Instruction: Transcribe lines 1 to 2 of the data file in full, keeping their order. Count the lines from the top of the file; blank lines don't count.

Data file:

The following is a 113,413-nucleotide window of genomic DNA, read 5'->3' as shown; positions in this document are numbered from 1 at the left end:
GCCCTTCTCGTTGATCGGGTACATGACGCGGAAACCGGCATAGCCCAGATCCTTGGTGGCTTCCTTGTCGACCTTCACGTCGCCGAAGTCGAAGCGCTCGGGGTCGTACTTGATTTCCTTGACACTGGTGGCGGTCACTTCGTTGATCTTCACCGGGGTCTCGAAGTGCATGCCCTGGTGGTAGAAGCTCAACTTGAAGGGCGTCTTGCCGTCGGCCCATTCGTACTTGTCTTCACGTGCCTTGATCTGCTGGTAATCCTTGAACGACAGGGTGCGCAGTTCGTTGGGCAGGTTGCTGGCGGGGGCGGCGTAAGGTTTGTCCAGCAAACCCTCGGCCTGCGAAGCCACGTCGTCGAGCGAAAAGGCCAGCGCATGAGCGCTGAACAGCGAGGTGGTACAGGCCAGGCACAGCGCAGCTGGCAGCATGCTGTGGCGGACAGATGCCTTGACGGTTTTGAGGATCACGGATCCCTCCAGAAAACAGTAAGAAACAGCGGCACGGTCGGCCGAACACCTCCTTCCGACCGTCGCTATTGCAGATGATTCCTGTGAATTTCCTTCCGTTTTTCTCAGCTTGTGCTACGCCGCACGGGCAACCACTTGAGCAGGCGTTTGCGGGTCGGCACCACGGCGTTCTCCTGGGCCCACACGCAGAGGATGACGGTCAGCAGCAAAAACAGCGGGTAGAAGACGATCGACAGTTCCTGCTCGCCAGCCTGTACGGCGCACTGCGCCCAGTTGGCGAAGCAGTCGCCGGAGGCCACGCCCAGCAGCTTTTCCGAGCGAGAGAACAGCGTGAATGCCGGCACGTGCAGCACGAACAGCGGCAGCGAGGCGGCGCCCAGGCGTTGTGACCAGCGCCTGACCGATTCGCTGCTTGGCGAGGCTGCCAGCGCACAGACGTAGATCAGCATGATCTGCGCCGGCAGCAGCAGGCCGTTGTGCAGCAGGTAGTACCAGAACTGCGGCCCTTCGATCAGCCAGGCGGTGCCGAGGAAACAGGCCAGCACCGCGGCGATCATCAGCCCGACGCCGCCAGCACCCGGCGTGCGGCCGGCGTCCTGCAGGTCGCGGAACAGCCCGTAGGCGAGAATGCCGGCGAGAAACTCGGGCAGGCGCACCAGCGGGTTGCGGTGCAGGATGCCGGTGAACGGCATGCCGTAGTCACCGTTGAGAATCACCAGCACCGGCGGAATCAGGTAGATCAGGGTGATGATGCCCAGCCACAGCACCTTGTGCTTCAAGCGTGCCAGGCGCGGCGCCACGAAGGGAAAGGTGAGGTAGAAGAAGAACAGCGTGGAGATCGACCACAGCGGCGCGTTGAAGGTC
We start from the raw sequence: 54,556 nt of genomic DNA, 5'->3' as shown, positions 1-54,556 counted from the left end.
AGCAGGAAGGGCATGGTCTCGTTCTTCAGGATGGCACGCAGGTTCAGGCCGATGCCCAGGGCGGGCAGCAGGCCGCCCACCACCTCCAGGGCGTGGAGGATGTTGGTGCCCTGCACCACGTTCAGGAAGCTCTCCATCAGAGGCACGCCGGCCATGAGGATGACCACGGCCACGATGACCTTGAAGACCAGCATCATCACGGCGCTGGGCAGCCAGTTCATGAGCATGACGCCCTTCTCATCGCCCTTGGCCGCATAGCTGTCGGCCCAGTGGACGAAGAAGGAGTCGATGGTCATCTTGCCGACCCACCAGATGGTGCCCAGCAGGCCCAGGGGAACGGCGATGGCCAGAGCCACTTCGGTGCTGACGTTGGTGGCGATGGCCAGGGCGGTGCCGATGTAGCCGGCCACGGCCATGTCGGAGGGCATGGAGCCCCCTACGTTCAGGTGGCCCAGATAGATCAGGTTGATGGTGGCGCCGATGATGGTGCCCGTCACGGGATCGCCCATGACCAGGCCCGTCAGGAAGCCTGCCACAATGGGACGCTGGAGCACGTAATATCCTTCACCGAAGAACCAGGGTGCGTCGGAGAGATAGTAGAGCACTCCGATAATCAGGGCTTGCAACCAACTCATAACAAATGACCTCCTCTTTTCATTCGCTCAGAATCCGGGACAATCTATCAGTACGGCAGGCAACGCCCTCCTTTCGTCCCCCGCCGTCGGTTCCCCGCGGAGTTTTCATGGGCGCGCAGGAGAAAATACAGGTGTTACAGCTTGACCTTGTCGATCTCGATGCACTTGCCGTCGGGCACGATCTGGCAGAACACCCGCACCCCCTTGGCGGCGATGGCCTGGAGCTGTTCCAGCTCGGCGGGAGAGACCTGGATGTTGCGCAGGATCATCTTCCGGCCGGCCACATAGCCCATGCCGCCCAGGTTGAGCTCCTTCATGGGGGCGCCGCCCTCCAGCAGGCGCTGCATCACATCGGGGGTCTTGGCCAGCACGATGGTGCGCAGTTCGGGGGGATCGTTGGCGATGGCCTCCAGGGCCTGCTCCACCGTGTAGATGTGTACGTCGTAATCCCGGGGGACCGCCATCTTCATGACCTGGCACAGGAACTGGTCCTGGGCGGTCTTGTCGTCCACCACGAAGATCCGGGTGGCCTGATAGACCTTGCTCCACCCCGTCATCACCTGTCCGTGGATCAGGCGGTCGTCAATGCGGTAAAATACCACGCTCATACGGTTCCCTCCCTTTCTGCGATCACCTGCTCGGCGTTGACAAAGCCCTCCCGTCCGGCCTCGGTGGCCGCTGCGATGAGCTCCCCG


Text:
The following is a 113,413-nucleotide window of genomic DNA, read 5'->3' as shown; positions in this document are numbered from 1 at the left end:
GCCCTTCTCGTTGATCGGGTACATGACGCGGAAACCGGCATAGCCCAGATCCTTGGTGGCTTCCTTGTCGACCTTCACGTCGCCGAAGTCGAAGCGCTCGGGGTCGTACTTGATTTCCTTGACACTGGTGGCGGTCACTTCGTTGATCTTCACCGGGGTCTCGAAGTGCATGCCCTGGTGGTAGAAGCTCAACTTGAAGGGCGTCTTGCCGTCGGCCCATTCGTACTTGTCTTCACGTGCCTTGATCTGCTGGTAATCCTTGAACGACAGGGTGCGCAGTTCGTTGGGCAGGTTGCTGGCGGGGGCGGCGTAAGGTTTGTCCAGCAAACCCTCGGCCTGCGAAGCCACGTCGTCGAGCGAAAAGGCCAGCGCATGAGCGCTGAACAGCGAGGTGGTACAGGCCAGGCACAGCGCAGCTGGCAGCATGCTGTGGCGGACAGATGCCTTGACGGTTTTGAGGATCACGGATCCCTCCAGAAAACAGTAAGAAACAGCGGCACGGTCGGCCGAACACCTCCTTCCGACCGTCGCTATTGCAGATGATTCCTGTGAATTTCCTTCCGTTTTTCTCAGCTTGTGCTACGCCGCACGGGCAACCACTTGAGCAGGCGTTTGCGGGTCGGCACCACGGCGTTCTCCTGGGCCCACACGCAGAGGATGACGGTCAGCAGCAAAAACAGCGGGTAGAAGACGATCGACAGTTCCTGCTCGCCAGCCTGTACGGCGCACTGCGCCCAGTTGGCGAAGCAGTCGCCGGAGGCCACGCCCAGCAGCTTTTCCGAGCGAGAGAACAGCGTGAATGCCGGCACGTGCAGCACGAACAGCGGCAGCGAGGCGGCGCCCAGGCGTTGTGACCAGCGCCTGACCGATTCGCTGCTTGGCGAGGCTGCCAGCGCACAGACGTAGATCAGCATGATCTGCGCCGGCAGCAGCAGGCCGTTGTGCAGCAGGTAGTACCAGAACTGCGGCCCTTCGATCAGCCAGGCGGTGCCGAGGAAACAGGCCAGCACCGCGGCGATCATCAGCCCGACGCCGCCAGCACCCGGCGTGCGGCCGGCGTCCTGCAGGTCGCGGAACAGCCCGTAGGCGAGAATGCCGGCGAGAAACTCGGGCAGGCGCACCAGCGGGTTGCGGTGCAGGATGCCGGTGAACGGCATGCCGTAGTCACCGTTGAGAATCACCAGCACCGGCGGAATCAGGTAGATCAGGGTGATGATGCCCAGCCACAGCACCTTGTGCTTCAAGCGTGCCAGGCGCGGCGCCACGAAGGGAAAGGTGAGGTAGAAGAAGAACAGCGTGGAGATCGACCACAGCGGCGCGTTGAAGGTC